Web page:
A Harvest sign and how to paint lettering is an easy, step by step tutorial on painting DIY signs without using expensive stencils or cutting machines. Create different signs and make them unique.
Are you thinking of Fall yet? I have noticed many are and even on my blog here the most hit on post right now is this…A Harvest Sign & How to Paint Lettering without a Stencil.
This sign is for Fall but this technique works for any wording.
I include a form to fill out below to download the letters for this Fall Harvest sign so you can DIY hand paint one for yourself.
For one off signs I prefer just hand painting. Large lettering is easy to do by hand rather than expensive stencils.
I love the look of old barn wood but those are as rare as hens teeth around here and when you do find some, they are soooo expensive.
So I have to fake it, here is a post on one way I do it How to get a Rustic Finish on New Wood in 4 Steps.
The distressing method is what I use for many of my hand painted signs.
Today I want to focus on the lettering.
CLICK HERE to learn how to use crackle medium.
Here is a list of my supplies:
5 foot long 1″ x 12″ pine board
DecoArt Chalky Finish paint in Heritage
Donna Dewberry 3/4″ brush and script liner
DecoArt Americana bottled acrylic in Buttermilk (white is fine too)
White Graphite Paper
Loew Cornell White Nylon Brush Set
I printed the lettering out on regular printer paper after creating them in Word.
Once I have it laid out I slide the white graphite paper under it and start transferring the lines. You can also scrub a piece of chalk all along the backside of the paper to transfer but that is just way too messy for me and it takes up a lot more time.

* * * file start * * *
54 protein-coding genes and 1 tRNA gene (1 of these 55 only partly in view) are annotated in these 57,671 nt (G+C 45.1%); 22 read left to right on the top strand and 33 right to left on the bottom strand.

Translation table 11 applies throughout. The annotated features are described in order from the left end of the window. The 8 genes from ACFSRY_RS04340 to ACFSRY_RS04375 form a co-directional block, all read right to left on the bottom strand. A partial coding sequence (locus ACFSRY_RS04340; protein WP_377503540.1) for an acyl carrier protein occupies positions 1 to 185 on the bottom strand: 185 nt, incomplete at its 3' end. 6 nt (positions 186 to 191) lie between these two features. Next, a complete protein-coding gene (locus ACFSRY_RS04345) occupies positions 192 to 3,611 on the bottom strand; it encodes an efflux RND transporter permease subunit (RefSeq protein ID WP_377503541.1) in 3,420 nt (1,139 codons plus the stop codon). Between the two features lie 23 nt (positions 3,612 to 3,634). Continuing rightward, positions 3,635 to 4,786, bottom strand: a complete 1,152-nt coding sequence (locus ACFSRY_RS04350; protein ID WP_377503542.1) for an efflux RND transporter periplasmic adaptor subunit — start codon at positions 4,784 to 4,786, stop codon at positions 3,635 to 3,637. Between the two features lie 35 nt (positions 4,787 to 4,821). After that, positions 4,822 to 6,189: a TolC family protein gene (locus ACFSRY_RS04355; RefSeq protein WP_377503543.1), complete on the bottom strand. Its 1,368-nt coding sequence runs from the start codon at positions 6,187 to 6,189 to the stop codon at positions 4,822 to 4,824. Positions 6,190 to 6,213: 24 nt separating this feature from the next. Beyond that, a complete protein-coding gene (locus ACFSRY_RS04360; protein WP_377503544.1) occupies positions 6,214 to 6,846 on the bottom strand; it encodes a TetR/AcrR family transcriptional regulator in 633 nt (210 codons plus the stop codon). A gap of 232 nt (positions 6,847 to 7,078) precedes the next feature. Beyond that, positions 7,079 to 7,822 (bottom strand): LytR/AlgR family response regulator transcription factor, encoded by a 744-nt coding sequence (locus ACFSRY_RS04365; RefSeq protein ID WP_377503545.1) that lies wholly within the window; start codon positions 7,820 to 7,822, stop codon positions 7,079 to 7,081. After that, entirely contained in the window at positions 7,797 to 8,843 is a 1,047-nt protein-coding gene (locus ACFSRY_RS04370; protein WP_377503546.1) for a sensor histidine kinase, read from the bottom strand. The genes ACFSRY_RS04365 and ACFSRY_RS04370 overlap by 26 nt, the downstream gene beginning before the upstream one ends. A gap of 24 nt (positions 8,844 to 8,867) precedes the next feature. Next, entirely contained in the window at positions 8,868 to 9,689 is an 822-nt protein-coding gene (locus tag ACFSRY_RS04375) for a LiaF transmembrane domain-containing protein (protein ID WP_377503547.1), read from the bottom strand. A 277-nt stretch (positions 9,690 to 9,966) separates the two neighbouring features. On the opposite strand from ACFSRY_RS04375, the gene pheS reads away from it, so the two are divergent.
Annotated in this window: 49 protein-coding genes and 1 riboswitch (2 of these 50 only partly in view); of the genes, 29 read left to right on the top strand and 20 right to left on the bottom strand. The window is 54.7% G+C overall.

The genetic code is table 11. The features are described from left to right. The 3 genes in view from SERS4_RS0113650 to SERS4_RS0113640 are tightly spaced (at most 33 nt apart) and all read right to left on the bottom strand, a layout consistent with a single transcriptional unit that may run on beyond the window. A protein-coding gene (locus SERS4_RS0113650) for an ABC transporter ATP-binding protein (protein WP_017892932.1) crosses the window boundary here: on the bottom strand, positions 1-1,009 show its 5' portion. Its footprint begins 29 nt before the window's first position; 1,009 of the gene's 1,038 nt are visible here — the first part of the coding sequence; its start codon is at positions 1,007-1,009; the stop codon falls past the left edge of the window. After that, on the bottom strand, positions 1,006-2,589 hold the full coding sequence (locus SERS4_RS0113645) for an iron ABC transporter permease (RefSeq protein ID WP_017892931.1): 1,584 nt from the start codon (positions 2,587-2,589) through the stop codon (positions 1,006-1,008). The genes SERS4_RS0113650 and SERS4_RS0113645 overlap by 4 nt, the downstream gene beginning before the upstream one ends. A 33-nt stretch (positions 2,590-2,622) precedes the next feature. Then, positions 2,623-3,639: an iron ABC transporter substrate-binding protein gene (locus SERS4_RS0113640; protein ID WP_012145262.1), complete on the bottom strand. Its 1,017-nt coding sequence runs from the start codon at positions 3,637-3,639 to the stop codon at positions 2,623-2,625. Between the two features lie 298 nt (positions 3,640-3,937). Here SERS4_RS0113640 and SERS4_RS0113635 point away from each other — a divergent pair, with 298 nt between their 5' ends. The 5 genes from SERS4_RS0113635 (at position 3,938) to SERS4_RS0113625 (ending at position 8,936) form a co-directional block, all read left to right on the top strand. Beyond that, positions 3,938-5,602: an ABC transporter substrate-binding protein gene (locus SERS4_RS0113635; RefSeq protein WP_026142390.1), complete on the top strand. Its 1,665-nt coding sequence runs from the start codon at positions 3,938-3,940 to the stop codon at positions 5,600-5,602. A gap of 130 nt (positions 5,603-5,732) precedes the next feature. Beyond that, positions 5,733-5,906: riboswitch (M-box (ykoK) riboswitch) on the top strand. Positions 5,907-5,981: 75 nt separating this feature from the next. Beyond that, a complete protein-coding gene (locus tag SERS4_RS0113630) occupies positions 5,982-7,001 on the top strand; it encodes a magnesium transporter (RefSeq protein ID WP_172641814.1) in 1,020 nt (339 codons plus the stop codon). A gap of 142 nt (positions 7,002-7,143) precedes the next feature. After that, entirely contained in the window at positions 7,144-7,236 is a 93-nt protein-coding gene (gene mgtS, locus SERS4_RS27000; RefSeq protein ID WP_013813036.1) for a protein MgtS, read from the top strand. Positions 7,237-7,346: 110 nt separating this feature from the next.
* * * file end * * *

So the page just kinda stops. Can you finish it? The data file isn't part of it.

Graphite paper is easy to come by, inexpensive and much tidier to use. You can reuse the same piece numerous time probably making it cheaper than chalk to use.
Now it is time to whip out the brushes and get nitty gritty on how to paint lettering. I am going to start by outlining the letters with a liner brush. Water down your paint slightly so it flows easily from your brush. I don’t always line first but it does make it easier in tight corners to keep the edges crisp.
I had a one inch brush in the video and not the 3/4 inch I had thought. Once I figured it out I switched. Though the 1 inch seemed to work I have more control with a 3/4 inch. Work with what size you are most comfy.
Once the lettering was painted I came back in and added some fly specking. It just gives your sign a bit of distressing and texture for a more rustic appearance.
To do that I basically water down some burnt umber paint and rub an old wet tooth brush in it, then I rub my thumbnail along the bristles while attempting to direct the speckles.
Once the speckling is all dry lightly sand on the lettering to distress it even more.
Before you know it you have a gorgeous sign. I did not put a varathane on this one but you can, a matte finish I feel would look best.
Looking at it here it does not look distressed enough to me. I will go back and give it a thorough sanding and maybe even add a bit of dark streaking with a bit of watered down burnt umber and a rag.
Another thing I would done differently is I would put more crackle on the lettering area before painting them, then I would’ve had more of the crackle in areas of the lettering.
Sorry my voice is a bit muffled in this video in parts, my mic kept getting covered by my hair. I really need to keep it in a ponytail when I work.
Happy Fall Harvest Sign Painting!
I have a downloadable PDF file of the lettering for this sign so you can easily paint your own, just fill out the form to get access to our subscribers resource library filled with downloadable content.
If you are already a subscriber the password is in your latest email.
A fun new addition! I have added the letters for AUTUMN to the downloads in case you want to paint that instead. You can enlarge on your printer/copier, I had to slightly shrink the letters so the M would fit on the page or you can just make a smaller sign.
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